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Liquidation

Liquidation is a process within the protocol that is supposed to ensure the protocol's safety by making sure that it is always sufficiently over-collateralized.
When the collateral ratio of a loan goes under that allowed by the protocol, a user's position is eligible for liquidation. This means that anyone can purchase that user's insolvent collateral for a discount. Thus, the user retains their RUSD loan but has lost a portion of their collateral.
A discount is given to the buyer of the collateral (also known as the liquidator) as an incentive, increasing the likelihood of demand for liquidations, thus decreasing the overall protocol risk. To better understand this, consider the following scenario: there is currently a market crash, and many users' positions are flagged for liquidation as cryptocurrencies and tokens plummet in USD price. For a liquidator, buying a user's collateral at face value exposes them to market risk. In other words, the price of the purchased collateral may have decreased between the time the liquidator purchased the collateral asset and the time they sold the collateral asset. Therefore, the protocol has to give liquidators a discount to compensate them for this risk. Because liquidators' capital is scarce, money markets have to compete over their capital so that the protocols remain solvent. These are all reasons why the liquidation discount should be relatively high.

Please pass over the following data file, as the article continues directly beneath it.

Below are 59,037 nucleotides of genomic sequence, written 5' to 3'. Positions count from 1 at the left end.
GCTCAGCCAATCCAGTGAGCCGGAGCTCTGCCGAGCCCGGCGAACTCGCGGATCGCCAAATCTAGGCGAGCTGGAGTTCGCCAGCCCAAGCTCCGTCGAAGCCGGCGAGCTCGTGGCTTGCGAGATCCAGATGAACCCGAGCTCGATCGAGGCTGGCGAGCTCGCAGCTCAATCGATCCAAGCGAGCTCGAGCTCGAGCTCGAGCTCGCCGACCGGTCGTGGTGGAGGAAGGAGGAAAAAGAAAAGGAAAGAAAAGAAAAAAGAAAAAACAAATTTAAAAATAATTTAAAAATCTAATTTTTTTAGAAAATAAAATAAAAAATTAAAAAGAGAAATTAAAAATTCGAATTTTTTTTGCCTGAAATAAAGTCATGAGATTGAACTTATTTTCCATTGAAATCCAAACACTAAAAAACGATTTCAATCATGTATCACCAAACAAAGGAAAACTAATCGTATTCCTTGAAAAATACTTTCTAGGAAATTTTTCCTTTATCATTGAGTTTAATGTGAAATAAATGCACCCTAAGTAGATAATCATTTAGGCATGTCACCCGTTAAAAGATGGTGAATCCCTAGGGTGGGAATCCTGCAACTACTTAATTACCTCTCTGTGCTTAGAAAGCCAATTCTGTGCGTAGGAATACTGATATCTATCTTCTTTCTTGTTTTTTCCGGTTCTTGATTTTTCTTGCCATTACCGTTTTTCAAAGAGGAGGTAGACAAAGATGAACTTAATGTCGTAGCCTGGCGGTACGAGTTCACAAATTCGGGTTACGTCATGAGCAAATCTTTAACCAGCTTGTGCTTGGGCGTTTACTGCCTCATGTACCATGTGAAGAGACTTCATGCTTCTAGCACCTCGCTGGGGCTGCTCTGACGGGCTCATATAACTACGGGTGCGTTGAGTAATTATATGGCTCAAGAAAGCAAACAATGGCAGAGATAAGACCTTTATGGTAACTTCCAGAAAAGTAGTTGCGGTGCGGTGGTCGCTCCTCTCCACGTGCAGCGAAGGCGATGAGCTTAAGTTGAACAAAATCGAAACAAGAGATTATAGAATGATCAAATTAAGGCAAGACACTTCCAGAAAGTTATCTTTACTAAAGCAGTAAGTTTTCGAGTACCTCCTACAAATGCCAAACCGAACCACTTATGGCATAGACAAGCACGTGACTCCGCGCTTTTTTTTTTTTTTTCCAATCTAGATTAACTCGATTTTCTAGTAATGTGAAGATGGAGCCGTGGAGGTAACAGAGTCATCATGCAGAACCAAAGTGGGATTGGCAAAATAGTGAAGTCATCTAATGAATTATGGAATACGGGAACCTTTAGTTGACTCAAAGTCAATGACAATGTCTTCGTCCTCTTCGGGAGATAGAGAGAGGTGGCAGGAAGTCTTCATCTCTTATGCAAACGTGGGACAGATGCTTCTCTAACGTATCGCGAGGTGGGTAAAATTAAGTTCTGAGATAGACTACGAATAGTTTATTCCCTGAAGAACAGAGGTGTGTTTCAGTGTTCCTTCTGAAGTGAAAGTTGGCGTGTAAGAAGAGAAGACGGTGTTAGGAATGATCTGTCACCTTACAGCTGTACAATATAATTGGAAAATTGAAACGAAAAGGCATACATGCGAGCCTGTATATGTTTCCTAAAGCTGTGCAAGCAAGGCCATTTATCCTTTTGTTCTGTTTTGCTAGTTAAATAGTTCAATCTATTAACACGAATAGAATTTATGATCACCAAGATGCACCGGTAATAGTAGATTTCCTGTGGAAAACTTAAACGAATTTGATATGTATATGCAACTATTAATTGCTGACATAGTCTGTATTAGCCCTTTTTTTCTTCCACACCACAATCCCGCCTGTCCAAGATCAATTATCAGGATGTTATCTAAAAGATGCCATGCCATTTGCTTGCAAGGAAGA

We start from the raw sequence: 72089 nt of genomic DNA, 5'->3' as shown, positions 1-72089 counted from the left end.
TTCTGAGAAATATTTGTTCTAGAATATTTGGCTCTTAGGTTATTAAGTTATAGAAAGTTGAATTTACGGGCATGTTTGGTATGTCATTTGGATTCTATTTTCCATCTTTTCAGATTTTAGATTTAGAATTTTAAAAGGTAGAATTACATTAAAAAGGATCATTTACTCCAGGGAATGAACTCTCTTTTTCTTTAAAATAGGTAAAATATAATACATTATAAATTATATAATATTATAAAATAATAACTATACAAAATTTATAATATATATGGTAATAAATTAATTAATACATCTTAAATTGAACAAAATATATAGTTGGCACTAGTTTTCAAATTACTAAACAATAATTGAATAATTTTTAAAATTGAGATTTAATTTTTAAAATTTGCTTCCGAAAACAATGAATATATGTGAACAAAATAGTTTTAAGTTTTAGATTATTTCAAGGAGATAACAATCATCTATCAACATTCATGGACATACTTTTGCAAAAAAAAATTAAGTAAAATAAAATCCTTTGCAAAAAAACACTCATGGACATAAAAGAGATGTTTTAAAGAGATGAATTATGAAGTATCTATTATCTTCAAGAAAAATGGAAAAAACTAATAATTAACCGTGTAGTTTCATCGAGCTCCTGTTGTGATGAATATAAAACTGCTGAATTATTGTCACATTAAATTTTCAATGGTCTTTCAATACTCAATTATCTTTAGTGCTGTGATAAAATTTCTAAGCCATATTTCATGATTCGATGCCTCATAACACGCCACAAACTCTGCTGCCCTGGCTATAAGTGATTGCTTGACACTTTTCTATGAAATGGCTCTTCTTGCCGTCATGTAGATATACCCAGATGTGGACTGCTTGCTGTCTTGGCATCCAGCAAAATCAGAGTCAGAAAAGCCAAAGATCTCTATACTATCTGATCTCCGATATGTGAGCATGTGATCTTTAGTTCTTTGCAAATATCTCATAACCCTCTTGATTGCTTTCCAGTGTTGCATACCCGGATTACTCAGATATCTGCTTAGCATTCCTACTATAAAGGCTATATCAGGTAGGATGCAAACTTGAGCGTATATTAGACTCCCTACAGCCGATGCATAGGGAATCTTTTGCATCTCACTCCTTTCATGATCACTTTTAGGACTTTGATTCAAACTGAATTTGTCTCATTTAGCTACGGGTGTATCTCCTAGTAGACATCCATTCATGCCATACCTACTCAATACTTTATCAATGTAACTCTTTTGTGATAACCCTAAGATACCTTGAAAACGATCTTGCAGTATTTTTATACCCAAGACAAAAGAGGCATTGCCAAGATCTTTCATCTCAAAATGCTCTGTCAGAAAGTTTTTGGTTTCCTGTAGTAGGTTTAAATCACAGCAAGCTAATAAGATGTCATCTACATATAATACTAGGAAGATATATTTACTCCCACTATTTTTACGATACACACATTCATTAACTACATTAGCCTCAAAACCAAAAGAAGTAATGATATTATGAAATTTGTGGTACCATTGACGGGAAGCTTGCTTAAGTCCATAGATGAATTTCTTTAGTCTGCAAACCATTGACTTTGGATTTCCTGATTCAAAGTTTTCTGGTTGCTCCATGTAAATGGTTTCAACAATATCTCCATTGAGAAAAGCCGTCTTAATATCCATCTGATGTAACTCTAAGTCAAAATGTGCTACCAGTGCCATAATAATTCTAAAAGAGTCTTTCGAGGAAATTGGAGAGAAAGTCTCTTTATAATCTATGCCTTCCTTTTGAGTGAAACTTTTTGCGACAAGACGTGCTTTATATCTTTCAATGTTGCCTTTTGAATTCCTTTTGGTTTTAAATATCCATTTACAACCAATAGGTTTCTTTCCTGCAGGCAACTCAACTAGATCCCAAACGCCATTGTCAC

Why not give a massive discount? For one, a huge discount gives a perverse incentive to manipulate the market to snap up collateral that is falsely flagged for liquidation. Also, large discounts hurt users that become liquidated, leaving them with less collateral after liquidation. Therefore, the high fee disincentivizes users from taking high, but not excessive, leverage.
Therefore, a balance must be maintained.

Sarah owns 10,000 USD worth of NEAR. Now, Sarah knows she can improve her capital efficiency and put her NEAR to use if she mints RUSD against her collateral, so she does just that. Sarah wants to mint RUSD at a Loan-to-Value ratio of 50%, giving her collateral (NEAR) plenty of room to fluctuate without making her eligible for liquidation and allowing her to take 5,000 RUSD as a loan. After the 0.3% borrow fee, Sarah has 4,985 RUSD.
According to the maximum Loan-to-Value ratio set by the protocol (85%), her collateral will be eligible for liquidation when the market value of her NEAR collateral goes under β‰ˆ 5,882 USD, a β‰ˆ 41.1% decrease in NEAR's market value (assuming her collateral position remains unchanged and she doesn't pay off any debt).
Sam is a smart guy. He has a bot that is watching Sarah's collateralized debt position (CDP) and is ready to partially liquidate it if Sarah's liquidation price is breached.
Sadly for Sarah, the value of her NEAR position drops below 5,882 USD and her collateral is no longer sufficient to cover her position. Sam's bot executes and liquidates Sarah's position by paying off her outstanding debt with 2,531 RUSD in exchange for β‰ˆ 2,721 USD worth of her NEAR collateral (for a 7.5% discount, as given by the protocol). At this moment, Sarah has lost about half of her NEAR collateral position; however, she still has her RUSD.

Currently, the liquidation discount is 7.5% across all tokens. 10% of the liquidation discount is taken as protocol revenue. The liquidator receives the rest.
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What are Liquidations?
Example of a Liquidation
Liquidation Discount